Surgical treatment of atrial fibrillation results in higher complication rates when compared to catheter ablation


The total procedure-related complications after surgical minimally invasive pulmonary vein isolations (MIPI) were higher; this was mainly due to more major complications. During a two-year follow-up there were three transient ischaemic attacks or cerebrovascular accidents after MIPI compared to zero after catheter ablation.

Head-to-head randomised comparison of primary surgical and catheter ablation has not been performed before. Previous randomised studies comparing surgical and catheter ablation of atrial fibrillation (AF) always included patients with unsuccessful previous catheter ablation. The SCALAF (surgical vs. catheter ablation of paroxysmal and early persistent atrial fibrillation) trial compared surgical and catheter ablation of paroxysmal and early persistent AF. The current European Society of Cardiology/ European Heart Rhythm Society (ESC/EHRA) guidelines recommend both percutaneous catheter ablation and surgical ablation in the treatment of symptomatic drug refractory paroxysmal and early persistent AF with different classes and levels of evidence.

This was the first randomised controlled trial that randomised patients without structural heart disease with symptomatic AF to surgical or percutaneous ablation as a first invasive procedure. The follow-up strategy of this study comprised continuous rhythm monitoring with the use of implantable loop recorders in all patients.

Patients with paroxysmal or early persistent AF were randomised, with a 1:1 ratio, to undergo either percutaneous catheter ablation for pulmonary vein isolation without additional lesion sets or surgical pulmonary vein isolation and left atrial appendage. The primary outcome measure was freedom from atrial tachyarrhythmia off antiarrhythmic drugs and the safety endpoint was procedure related complications.

Eighty patients were enrolled on the trial and received an implantable loop recorder (Reveal XT, Medtronic), leading to a total of 52 patients being randomised to the two groups. A total of 25 MIPI patients were analysed as one was lost to follow-up, 25 catheter patients were also analysed as one was excluded due to a left atrial volume index >50ml/m2.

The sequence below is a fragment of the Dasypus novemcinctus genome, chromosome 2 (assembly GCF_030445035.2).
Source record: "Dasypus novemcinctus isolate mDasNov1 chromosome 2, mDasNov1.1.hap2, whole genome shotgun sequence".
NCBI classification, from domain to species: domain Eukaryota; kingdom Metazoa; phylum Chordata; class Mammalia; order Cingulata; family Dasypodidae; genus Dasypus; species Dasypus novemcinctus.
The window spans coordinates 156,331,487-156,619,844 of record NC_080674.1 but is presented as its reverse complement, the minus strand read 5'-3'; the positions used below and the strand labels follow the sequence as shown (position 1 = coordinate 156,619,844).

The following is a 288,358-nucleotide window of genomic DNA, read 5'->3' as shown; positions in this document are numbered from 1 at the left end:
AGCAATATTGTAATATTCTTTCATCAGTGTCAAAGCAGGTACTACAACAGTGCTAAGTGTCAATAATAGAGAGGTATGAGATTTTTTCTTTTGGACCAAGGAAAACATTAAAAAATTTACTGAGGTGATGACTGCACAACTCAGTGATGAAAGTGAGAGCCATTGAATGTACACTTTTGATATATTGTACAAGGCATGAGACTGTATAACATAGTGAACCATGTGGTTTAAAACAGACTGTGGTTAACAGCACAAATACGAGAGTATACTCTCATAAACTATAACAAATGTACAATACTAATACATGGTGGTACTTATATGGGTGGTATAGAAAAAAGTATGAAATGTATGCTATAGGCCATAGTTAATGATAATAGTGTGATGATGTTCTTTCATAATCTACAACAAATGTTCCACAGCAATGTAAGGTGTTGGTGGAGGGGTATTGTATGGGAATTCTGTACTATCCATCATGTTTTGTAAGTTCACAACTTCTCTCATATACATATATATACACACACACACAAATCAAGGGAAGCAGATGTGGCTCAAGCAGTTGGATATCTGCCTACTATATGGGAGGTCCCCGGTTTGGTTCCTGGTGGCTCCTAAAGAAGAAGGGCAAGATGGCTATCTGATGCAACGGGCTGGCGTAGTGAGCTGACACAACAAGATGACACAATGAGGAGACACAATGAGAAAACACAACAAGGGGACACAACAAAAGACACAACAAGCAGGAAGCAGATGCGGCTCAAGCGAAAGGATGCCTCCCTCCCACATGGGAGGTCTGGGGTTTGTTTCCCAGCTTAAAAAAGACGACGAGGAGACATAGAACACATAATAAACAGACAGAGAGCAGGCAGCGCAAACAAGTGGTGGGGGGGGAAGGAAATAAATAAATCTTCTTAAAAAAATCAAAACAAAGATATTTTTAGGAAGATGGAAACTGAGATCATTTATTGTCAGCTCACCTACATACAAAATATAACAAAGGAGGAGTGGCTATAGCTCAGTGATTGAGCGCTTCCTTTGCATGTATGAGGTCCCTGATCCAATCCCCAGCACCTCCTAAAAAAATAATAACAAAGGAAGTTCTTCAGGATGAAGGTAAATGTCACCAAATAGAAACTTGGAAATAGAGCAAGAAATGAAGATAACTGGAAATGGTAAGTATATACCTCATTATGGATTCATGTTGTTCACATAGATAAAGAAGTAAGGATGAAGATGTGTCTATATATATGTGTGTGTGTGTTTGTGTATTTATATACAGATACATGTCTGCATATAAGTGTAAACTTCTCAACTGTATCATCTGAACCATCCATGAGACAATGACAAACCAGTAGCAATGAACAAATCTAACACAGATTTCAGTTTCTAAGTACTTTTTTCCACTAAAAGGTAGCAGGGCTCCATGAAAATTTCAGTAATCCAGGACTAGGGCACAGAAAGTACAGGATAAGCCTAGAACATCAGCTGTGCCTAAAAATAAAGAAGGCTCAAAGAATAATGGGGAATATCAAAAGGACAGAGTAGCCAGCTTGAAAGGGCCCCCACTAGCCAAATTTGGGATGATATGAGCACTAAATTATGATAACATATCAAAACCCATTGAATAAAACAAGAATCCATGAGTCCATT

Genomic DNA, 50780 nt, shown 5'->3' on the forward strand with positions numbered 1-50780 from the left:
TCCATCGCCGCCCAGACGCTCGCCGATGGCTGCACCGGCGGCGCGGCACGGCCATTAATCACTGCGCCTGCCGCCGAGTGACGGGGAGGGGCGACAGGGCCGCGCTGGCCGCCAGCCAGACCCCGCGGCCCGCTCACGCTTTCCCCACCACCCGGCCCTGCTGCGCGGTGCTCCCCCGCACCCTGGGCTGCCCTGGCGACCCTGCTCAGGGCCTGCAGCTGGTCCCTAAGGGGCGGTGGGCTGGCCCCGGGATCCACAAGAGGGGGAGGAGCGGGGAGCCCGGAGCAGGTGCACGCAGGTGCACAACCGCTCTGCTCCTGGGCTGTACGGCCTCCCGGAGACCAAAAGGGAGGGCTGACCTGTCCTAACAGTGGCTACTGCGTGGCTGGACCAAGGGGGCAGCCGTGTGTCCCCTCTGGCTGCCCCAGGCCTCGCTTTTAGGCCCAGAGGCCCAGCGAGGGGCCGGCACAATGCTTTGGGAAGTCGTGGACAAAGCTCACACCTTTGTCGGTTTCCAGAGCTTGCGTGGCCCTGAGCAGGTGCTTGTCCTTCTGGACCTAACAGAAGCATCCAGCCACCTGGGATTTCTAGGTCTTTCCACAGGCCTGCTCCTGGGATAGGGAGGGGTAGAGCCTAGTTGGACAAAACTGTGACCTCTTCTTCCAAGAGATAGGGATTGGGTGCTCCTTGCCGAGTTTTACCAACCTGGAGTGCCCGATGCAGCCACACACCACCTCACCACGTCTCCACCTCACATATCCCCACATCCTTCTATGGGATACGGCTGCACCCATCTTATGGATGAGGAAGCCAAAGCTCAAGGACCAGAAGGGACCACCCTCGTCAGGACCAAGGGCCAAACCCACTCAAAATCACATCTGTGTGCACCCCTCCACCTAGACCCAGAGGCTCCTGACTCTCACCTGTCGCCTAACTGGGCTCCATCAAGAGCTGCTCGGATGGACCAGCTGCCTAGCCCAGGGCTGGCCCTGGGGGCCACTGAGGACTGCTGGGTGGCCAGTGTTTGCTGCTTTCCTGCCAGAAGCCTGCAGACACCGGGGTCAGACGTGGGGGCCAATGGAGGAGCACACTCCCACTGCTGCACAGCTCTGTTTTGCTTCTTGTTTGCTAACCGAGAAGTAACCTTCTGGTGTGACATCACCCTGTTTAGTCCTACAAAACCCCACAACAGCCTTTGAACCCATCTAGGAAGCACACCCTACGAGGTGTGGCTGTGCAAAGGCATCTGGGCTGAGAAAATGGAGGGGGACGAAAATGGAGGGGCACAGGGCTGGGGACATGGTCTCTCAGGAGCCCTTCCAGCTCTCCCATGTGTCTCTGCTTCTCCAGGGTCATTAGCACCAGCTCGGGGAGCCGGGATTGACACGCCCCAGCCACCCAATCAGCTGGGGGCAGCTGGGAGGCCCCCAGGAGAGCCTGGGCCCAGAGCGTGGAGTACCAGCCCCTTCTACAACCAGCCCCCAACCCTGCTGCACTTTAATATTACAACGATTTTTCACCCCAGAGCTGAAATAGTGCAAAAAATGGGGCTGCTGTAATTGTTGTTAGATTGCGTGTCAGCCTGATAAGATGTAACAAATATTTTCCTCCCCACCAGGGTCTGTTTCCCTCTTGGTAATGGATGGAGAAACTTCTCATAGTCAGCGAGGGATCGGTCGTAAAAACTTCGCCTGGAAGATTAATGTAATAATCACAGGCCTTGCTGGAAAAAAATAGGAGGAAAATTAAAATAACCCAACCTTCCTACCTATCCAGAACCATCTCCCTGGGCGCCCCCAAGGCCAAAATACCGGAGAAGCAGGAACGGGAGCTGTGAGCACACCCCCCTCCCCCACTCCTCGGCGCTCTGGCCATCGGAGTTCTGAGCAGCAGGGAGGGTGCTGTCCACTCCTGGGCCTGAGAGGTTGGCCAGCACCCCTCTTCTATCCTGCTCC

The trial found that MIPI procedures had a higher procedure-related complication-rate after surgery (34.8% vs. 11.1%) and a higher rate of major complications (22% vs. 0%).

Hospitalisation was also longer for patients receiving surgical ablation with an average hospital stay of nine (6–10) days compared to three (2–3) days for catheter ablation.

After two years a significantly greater proportion of patients after percutaneous catheter ablation as compared to surgical pulmonary vein isolation had AF burden <0.5% without the use of antiarrhythmic drugs (60.0% vs. 27.3%, p=0.047).

The investigators concluded that percutaneous isolation of the pulmonary veins in the treatment of paroxysmal and early persistent atrial fibrillation is safer and results in higher long-term arrhythmia free survival compared to surgical pulmonary vein isolation with left atrial appendage ligation. Rhythm follow-up with continuous monitoring using implantable loop recorders is important to obtain the true and accurate outcome of invasive atrial fibrillation treatment.


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